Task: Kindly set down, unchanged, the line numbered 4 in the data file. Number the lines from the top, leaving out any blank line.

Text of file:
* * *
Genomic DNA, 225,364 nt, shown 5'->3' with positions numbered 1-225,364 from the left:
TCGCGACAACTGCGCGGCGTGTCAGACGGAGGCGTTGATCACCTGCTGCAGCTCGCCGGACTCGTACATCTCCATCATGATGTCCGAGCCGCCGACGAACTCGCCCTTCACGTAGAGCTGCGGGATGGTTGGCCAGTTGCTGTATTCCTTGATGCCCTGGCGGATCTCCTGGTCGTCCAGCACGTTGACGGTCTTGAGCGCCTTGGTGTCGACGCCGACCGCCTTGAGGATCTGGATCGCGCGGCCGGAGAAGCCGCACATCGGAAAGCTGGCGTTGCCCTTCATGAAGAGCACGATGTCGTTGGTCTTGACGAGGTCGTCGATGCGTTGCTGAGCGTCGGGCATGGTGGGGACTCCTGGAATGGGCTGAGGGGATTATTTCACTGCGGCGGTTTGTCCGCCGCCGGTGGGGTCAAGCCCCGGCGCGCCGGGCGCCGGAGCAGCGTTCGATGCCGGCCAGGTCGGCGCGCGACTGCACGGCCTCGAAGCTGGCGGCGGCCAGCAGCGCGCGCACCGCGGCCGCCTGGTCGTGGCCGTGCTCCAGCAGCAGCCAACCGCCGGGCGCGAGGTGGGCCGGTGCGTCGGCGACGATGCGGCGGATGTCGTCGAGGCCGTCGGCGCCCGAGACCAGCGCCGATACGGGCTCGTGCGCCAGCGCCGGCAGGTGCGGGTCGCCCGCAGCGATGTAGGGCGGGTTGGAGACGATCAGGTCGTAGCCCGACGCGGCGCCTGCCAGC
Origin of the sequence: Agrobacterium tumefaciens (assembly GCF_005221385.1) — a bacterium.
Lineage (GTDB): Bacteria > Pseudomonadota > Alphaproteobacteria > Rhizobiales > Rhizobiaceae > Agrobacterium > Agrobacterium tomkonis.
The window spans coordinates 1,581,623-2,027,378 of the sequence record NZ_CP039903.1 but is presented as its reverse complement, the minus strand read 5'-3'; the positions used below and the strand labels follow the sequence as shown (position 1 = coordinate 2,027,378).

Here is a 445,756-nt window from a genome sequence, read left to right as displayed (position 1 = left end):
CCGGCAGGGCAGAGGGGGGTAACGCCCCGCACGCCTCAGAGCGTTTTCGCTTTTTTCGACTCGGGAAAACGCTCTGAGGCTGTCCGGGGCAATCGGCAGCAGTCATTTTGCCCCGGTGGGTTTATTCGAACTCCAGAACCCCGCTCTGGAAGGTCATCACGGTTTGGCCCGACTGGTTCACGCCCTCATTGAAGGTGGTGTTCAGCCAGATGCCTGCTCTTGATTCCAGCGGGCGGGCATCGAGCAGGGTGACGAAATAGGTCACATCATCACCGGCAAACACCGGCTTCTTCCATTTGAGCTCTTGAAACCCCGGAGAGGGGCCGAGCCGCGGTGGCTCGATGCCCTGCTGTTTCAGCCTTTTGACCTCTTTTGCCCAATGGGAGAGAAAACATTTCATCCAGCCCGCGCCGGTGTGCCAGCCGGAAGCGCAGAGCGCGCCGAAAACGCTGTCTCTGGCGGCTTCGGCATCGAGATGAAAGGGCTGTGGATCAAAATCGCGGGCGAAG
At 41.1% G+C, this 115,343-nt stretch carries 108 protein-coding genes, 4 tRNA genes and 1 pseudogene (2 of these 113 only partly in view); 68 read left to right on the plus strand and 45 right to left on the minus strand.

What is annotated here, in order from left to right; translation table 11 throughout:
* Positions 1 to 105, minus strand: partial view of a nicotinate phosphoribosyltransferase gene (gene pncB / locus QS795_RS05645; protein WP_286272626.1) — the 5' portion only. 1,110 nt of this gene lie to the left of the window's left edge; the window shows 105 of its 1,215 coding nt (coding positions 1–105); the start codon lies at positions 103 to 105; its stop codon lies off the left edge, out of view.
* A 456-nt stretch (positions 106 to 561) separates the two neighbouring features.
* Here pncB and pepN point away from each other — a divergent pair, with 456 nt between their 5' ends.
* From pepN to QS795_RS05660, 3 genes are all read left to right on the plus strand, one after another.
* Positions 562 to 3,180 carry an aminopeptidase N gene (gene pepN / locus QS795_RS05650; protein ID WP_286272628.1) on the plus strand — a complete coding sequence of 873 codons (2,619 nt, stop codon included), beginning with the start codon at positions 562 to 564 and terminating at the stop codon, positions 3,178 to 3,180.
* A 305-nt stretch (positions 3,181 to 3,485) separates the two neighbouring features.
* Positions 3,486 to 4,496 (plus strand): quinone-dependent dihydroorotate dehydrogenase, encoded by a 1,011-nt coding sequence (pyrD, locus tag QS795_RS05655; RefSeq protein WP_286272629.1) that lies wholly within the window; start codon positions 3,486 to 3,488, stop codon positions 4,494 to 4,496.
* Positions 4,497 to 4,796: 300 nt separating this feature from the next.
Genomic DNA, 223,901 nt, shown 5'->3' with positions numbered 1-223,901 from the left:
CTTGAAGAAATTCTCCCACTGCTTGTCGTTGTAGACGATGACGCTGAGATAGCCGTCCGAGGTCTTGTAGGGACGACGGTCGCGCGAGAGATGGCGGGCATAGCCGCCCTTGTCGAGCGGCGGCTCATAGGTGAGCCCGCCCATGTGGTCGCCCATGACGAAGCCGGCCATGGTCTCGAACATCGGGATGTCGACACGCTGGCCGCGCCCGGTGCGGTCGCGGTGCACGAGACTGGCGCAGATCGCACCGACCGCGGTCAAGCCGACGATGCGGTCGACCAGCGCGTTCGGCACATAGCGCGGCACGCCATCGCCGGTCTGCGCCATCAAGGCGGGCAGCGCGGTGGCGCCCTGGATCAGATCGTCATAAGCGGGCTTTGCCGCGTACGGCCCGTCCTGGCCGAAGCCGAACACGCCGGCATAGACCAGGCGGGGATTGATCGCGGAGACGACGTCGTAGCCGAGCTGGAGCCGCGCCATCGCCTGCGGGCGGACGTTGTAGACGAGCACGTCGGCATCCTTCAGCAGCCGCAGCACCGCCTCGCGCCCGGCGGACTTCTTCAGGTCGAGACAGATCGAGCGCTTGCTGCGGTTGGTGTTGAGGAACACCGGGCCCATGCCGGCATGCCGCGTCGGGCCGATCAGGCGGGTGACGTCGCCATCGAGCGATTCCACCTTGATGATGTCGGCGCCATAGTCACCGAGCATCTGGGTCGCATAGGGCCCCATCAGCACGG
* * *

Lineage (GTDB): Bacteria > Pseudomonadota > Alphaproteobacteria > Rhizobiales > Rhizobiaceae > Agrobacterium > Agrobacterium tomkonis.